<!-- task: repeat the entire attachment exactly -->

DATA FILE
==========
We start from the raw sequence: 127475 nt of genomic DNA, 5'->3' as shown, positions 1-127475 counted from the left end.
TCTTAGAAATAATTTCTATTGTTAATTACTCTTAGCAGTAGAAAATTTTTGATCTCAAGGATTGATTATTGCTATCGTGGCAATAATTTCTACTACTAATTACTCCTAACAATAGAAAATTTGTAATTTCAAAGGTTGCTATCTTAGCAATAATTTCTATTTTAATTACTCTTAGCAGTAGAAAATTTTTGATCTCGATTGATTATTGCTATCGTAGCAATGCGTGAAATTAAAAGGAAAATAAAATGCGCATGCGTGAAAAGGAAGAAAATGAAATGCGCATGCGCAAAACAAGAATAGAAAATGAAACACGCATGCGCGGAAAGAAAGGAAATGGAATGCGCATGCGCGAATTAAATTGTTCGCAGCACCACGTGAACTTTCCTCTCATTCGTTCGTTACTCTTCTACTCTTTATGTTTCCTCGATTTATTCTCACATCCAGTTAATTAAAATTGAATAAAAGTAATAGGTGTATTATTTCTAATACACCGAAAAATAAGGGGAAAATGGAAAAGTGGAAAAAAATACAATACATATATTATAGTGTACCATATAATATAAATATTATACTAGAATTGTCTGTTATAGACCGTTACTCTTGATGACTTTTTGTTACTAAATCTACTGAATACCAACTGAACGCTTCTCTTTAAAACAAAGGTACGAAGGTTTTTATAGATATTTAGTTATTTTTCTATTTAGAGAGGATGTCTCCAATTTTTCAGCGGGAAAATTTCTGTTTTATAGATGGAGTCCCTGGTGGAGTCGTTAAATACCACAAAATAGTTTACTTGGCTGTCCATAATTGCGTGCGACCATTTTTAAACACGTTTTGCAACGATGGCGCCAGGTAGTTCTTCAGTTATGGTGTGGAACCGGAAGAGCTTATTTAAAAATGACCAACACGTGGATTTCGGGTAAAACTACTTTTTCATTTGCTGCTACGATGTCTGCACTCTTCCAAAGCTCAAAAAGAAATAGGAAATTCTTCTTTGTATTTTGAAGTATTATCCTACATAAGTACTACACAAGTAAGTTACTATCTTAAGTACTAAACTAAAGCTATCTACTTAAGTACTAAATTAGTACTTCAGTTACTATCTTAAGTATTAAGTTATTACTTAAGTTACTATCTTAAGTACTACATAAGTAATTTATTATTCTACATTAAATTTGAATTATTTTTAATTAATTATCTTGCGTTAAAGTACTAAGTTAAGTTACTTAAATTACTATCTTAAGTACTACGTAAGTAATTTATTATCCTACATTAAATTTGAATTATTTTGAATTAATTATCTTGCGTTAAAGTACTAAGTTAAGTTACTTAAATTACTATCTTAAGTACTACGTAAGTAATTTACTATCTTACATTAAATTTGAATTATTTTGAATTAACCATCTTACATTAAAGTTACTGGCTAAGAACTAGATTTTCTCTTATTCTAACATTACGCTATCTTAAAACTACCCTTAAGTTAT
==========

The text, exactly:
We start from the raw sequence: 127475 nt of genomic DNA, 5'->3' as shown, positions 1-127475 counted from the left end.
TCTTAGAAATAATTTCTATTGTTAATTACTCTTAGCAGTAGAAAATTTTTGATCTCAAGGATTGATTATTGCTATCGTGGCAATAATTTCTACTACTAATTACTCCTAACAATAGAAAATTTGTAATTTCAAAGGTTGCTATCTTAGCAATAATTTCTATTTTAATTACTCTTAGCAGTAGAAAATTTTTGATCTCGATTGATTATTGCTATCGTAGCAATGCGTGAAATTAAAAGGAAAATAAAATGCGCATGCGTGAAAAGGAAGAAAATGAAATGCGCATGCGCAAAACAAGAATAGAAAATGAAACACGCATGCGCGGAAAGAAAGGAAATGGAATGCGCATGCGCGAATTAAATTGTTCGCAGCACCACGTGAACTTTCCTCTCATTCGTTCGTTACTCTTCTACTCTTTATGTTTCCTCGATTTATTCTCACATCCAGTTAATTAAAATTGAATAAAAGTAATAGGTGTATTATTTCTAATACACCGAAAAATAAGGGGAAAATGGAAAAGTGGAAAAAAATACAATACATATATTATAGTGTACCATATAATATAAATATTATACTAGAATTGTCTGTTATAGACCGTTACTCTTGATGACTTTTTGTTACTAAATCTACTGAATACCAACTGAACGCTTCTCTTTAAAACAAAGGTACGAAGGTTTTTATAGATATTTAGTTATTTTTCTATTTAGAGAGGATGTCTCCAATTTTTCAGCGGGAAAATTTCTGTTTTATAGATGGAGTCCCTGGTGGAGTCGTTAAATACCACAAAATAGTTTACTTGGCTGTCCATAATTGCGTGCGACCATTTTTAAACACGTTTTGCAACGATGGCGCCAGGTAGTTCTTCAGTTATGGTGTGGAACCGGAAGAGCTTATTTAAAAATGACCAACACGTGGATTTCGGGTAAAACTACTTTTTCATTTGCTGCTACGATGTCTGCACTCTTCCAAAGCTCAAAAAGAAATAGGAAATTCTTCTTTGTATTTTGAAGTATTATCCTACATAAGTACTACACAAGTAAGTTACTATCTTAAGTACTAAACTAAAGCTATCTACTTAAGTACTAAATTAGTACTTCAGTTACTATCTTAAGTATTAAGTTATTACTTAAGTTACTATCTTAAGTACTACATAAGTAATTTATTATTCTACATTAAATTTGAATTATTTTTAATTAATTATCTTGCGTTAAAGTACTAAGTTAAGTTACTTAAATTACTATCTTAAGTACTACGTAAGTAATTTATTATCCTACATTAAATTTGAATTATTTTGAATTAATTATCTTGCGTTAAAGTACTAAGTTAAGTTACTTAAATTACTATCTTAAGTACTACGTAAGTAATTTACTATCTTACATTAAATTTGAATTATTTTGAATTAACCATCTTACATTAAAGTTACTGGCTAAGAACTAGATTTTCTCTTATTCTAACATTACGCTATCTTAAAACTACCCTTAAGTTAT